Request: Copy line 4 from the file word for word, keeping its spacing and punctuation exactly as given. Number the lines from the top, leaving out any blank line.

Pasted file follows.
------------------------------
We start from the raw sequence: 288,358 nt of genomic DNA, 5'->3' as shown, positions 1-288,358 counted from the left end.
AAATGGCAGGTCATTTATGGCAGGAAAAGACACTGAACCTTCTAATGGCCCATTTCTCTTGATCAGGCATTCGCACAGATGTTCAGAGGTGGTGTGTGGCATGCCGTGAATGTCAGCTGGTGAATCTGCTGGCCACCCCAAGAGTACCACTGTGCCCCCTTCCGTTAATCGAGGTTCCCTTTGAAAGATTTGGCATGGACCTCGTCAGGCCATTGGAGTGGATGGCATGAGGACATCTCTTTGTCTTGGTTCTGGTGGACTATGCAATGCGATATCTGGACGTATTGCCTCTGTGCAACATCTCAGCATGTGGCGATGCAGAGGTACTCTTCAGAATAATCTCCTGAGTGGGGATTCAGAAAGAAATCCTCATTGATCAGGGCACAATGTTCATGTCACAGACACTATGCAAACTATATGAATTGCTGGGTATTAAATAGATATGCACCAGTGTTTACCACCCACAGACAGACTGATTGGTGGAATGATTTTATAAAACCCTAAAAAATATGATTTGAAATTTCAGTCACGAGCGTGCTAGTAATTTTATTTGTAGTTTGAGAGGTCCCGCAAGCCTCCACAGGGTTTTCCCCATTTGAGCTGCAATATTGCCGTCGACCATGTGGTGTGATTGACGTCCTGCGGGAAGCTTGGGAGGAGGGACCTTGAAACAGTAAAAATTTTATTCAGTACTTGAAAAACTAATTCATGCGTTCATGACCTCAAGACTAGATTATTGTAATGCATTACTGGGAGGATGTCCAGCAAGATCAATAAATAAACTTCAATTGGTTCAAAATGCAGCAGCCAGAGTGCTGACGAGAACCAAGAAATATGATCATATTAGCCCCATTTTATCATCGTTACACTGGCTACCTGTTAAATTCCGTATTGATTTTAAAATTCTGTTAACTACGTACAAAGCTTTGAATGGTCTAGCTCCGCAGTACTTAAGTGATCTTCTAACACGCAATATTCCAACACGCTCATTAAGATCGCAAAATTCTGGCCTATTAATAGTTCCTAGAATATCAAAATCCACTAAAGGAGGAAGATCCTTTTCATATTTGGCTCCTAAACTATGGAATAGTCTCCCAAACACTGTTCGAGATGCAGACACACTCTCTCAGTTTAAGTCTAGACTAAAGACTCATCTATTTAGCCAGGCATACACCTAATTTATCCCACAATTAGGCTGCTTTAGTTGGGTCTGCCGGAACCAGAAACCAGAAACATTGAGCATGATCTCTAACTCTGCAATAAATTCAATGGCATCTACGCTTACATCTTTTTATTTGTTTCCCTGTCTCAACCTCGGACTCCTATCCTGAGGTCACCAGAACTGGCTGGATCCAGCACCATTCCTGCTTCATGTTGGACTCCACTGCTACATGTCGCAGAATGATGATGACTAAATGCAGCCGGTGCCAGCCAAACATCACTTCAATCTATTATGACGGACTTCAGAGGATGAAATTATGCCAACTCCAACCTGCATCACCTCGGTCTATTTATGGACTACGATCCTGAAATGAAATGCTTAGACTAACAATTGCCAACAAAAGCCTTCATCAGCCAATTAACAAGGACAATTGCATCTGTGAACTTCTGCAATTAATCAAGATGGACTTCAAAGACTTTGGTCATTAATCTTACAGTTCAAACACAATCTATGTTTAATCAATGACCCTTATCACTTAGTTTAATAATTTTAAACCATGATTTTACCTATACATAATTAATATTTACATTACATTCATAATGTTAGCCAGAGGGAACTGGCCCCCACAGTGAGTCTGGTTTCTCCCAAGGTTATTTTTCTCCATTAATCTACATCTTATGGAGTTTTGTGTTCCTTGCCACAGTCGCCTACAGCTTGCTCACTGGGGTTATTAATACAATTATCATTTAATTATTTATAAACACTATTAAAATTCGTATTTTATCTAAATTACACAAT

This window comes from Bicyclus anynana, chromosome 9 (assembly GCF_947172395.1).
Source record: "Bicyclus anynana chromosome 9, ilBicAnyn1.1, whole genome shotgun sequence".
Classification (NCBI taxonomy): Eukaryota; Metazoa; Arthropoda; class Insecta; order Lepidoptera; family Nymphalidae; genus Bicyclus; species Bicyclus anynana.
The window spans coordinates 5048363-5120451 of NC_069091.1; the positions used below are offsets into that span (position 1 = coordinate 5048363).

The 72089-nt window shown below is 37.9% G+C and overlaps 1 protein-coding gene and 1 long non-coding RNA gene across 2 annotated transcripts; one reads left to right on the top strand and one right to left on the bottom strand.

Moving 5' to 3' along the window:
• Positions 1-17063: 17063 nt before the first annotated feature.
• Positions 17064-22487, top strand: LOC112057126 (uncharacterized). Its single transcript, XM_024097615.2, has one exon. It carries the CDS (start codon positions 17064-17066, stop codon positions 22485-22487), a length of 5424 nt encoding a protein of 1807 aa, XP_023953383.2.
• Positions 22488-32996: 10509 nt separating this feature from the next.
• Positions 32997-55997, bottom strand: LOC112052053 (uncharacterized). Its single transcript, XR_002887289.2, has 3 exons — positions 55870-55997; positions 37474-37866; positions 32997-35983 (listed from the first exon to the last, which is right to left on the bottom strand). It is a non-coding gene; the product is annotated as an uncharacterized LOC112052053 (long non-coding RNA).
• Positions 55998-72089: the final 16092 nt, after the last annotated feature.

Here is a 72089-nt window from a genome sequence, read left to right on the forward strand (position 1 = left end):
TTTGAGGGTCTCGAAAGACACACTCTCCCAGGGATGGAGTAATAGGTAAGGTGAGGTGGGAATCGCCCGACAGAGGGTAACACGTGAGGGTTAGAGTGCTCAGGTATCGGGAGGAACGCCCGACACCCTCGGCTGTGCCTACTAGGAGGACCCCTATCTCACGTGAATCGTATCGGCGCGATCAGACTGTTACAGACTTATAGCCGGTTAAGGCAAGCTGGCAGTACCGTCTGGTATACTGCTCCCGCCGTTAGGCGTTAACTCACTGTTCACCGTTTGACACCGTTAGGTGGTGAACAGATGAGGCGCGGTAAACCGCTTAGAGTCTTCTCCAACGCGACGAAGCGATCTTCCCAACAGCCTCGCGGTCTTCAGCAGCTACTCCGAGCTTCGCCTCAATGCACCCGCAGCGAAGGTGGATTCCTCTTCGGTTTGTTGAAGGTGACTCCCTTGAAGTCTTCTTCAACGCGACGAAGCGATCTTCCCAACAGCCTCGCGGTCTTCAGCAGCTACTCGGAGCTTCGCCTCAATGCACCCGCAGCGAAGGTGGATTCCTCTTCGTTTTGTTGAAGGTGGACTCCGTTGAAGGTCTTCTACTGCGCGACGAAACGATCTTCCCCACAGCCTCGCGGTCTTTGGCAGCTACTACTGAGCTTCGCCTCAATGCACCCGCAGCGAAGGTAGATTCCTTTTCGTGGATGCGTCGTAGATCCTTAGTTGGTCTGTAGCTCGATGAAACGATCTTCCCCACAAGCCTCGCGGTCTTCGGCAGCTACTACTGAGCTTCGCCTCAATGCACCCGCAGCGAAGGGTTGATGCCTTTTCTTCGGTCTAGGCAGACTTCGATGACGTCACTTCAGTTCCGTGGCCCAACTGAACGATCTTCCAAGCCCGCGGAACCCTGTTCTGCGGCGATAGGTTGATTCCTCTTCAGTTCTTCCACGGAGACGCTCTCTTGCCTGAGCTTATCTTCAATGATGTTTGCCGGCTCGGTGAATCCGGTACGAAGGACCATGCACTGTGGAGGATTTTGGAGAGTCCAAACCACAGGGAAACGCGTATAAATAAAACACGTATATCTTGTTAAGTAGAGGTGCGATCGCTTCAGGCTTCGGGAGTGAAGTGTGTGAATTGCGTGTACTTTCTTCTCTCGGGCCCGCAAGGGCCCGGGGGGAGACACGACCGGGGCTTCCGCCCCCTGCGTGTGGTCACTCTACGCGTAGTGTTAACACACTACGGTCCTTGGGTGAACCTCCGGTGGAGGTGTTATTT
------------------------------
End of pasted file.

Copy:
Source record: "Bicyclus anynana chromosome 9, ilBicAnyn1.1, whole genome shotgun sequence".